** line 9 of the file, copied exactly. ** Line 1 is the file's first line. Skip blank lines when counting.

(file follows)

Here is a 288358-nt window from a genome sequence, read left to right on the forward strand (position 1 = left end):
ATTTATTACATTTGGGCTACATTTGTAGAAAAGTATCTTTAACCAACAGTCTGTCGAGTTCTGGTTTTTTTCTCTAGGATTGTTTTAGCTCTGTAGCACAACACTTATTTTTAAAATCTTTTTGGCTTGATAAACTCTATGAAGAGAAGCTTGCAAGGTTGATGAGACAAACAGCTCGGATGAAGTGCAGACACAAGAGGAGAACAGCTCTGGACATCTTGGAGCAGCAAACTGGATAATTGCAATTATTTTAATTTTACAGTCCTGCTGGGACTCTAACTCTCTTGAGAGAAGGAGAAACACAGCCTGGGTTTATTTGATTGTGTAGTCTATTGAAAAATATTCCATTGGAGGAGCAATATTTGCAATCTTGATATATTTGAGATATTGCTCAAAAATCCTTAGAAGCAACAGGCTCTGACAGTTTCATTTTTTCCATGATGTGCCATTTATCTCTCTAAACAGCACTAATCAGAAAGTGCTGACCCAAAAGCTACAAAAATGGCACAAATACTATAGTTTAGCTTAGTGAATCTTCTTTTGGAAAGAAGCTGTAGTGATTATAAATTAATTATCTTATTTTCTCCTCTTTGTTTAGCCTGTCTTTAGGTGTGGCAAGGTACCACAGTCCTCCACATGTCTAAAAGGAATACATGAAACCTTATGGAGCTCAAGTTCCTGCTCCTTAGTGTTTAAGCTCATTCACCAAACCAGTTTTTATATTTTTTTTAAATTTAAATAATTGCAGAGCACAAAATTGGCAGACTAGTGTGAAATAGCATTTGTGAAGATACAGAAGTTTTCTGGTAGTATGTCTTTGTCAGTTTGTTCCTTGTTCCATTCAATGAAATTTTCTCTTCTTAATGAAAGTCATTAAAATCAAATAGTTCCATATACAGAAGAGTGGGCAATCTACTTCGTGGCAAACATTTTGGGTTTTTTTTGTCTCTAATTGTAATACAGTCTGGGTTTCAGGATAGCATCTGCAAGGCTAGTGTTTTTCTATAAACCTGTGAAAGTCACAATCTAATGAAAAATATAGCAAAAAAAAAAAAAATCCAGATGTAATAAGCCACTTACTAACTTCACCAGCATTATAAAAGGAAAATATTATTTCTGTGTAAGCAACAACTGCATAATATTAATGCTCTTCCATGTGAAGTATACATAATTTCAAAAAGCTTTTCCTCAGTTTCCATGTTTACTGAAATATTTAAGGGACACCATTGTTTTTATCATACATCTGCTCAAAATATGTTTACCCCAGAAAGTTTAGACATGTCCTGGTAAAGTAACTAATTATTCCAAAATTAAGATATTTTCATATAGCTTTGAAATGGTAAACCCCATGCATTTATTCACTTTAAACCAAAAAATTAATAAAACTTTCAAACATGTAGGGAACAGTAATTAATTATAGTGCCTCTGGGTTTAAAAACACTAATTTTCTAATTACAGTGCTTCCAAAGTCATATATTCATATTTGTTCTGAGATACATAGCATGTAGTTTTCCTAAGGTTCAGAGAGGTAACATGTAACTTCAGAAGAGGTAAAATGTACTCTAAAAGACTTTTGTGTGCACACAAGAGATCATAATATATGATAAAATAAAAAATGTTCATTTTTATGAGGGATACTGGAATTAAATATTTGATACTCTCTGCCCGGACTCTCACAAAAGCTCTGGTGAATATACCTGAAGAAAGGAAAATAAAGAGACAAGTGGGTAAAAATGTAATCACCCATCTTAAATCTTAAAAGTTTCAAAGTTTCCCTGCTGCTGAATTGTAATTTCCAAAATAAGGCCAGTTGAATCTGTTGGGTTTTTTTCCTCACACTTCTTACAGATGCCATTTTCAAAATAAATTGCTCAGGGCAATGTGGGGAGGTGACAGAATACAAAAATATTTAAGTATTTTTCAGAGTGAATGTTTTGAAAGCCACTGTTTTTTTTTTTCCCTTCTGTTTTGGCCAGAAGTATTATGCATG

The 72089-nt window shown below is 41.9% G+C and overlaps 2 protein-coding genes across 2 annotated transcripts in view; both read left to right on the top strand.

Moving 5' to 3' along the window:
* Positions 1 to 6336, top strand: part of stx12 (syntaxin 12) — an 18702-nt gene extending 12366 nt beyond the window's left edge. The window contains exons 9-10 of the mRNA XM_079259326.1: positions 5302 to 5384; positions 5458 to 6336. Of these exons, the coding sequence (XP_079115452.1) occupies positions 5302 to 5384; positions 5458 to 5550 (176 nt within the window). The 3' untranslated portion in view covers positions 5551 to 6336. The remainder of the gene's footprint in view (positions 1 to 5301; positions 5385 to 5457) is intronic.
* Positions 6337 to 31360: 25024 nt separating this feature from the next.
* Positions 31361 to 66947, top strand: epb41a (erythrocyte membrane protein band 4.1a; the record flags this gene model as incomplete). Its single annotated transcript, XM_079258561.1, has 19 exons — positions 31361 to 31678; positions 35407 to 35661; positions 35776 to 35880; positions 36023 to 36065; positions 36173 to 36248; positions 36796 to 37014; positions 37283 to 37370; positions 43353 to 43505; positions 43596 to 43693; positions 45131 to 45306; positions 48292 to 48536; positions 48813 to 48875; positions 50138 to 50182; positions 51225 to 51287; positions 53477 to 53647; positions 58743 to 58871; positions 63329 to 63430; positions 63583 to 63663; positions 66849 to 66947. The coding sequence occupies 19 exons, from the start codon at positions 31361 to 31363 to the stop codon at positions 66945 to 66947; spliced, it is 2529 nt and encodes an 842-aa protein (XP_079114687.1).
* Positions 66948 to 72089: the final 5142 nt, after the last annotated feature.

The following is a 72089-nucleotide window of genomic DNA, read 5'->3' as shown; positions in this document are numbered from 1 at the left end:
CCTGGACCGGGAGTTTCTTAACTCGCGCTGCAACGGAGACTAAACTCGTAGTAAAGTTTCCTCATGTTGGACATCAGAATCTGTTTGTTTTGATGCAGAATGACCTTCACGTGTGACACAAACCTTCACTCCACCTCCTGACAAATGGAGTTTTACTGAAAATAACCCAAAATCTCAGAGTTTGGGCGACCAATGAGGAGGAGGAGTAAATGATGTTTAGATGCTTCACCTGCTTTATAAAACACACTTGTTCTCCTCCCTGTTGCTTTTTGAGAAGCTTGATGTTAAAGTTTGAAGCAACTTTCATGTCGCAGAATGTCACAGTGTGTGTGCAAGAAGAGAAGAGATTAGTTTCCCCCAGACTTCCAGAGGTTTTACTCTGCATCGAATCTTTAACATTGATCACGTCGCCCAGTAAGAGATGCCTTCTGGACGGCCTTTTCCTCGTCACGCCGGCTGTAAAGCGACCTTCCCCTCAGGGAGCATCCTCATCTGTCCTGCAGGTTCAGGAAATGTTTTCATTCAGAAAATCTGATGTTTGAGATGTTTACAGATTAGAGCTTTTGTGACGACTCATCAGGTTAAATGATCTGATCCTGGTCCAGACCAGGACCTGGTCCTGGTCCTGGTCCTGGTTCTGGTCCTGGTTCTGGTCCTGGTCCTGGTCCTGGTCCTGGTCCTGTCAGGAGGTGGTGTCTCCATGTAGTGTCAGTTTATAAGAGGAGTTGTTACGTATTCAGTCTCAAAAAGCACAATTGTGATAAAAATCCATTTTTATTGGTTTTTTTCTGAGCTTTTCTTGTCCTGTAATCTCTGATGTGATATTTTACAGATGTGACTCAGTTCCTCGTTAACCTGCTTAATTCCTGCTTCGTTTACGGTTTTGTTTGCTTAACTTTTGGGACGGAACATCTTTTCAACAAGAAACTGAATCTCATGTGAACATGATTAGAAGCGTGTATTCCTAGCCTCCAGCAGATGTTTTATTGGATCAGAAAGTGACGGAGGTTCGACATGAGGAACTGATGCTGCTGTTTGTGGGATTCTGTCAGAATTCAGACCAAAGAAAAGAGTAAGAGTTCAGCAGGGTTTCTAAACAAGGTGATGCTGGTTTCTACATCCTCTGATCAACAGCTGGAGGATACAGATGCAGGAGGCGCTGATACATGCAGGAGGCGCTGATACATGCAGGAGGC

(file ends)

The following is a 72089-nucleotide window of genomic DNA, read 5'->3' as shown; positions in this document are numbered from 1 at the left end: